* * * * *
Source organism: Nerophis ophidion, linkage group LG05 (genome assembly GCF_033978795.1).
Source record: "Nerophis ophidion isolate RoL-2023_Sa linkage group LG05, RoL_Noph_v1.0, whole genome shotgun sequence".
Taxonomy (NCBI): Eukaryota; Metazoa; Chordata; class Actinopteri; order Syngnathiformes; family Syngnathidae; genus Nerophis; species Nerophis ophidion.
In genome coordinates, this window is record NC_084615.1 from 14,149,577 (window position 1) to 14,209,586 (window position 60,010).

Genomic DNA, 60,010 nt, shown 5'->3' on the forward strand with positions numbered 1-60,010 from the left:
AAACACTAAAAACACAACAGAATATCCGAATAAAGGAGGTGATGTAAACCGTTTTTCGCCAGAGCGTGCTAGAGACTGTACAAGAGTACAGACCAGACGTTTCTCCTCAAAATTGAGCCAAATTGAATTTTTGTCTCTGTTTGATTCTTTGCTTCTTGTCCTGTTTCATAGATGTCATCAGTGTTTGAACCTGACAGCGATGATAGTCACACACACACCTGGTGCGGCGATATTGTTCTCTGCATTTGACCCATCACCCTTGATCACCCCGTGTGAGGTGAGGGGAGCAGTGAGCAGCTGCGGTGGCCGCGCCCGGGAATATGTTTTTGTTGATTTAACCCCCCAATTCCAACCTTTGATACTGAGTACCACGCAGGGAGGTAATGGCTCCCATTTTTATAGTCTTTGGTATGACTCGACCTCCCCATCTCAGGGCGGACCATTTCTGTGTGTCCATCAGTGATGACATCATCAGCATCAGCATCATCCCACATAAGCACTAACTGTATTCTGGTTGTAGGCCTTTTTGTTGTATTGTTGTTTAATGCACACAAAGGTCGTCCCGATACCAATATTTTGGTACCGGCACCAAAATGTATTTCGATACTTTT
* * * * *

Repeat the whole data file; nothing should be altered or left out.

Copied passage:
Source organism: Nerophis ophidion, linkage group LG05 (genome assembly GCF_033978795.1).
Source record: "Nerophis ophidion isolate RoL-2023_Sa linkage group LG05, RoL_Noph_v1.0, whole genome shotgun sequence".
Taxonomy (NCBI): Eukaryota; Metazoa; Chordata; class Actinopteri; order Syngnathiformes; family Syngnathidae; genus Nerophis; species Nerophis ophidion.
In genome coordinates, this window is record NC_084615.1 from 14,149,577 (window position 1) to 14,209,586 (window position 60,010).

Genomic DNA, 60,010 nt, shown 5'->3' on the forward strand with positions numbered 1-60,010 from the left:
AAACACTAAAAACACAACAGAATATCCGAATAAAGGAGGTGATGTAAACCGTTTTTCGCCAGAGCGTGCTAGAGACTGTACAAGAGTACAGACCAGACGTTTCTCCTCAAAATTGAGCCAAATTGAATTTTTGTCTCTGTTTGATTCTTTGCTTCTTGTCCTGTTTCATAGATGTCATCAGTGTTTGAACCTGACAGCGATGATAGTCACACACACACCTGGTGCGGCGATATTGTTCTCTGCATTTGACCCATCACCCTTGATCACCCCGTGTGAGGTGAGGGGAGCAGTGAGCAGCTGCGGTGGCCGCGCCCGGGAATATGTTTTTGTTGATTTAACCCCCCAATTCCAACCTTTGATACTGAGTACCACGCAGGGAGGTAATGGCTCCCATTTTTATAGTCTTTGGTATGACTCGACCTCCCCATCTCAGGGCGGACCATTTCTGTGTGTCCATCAGTGATGACATCATCAGCATCAGCATCATCCCACATAAGCACTAACTGTATTCTGGTTGTAGGCCTTTTTGTTGTATTGTTGTTTAATGCACACAAAGGTCGTCCCGATACCAATATTTTGGTACCGGCACCAAAATGTATTTCGATACTTTT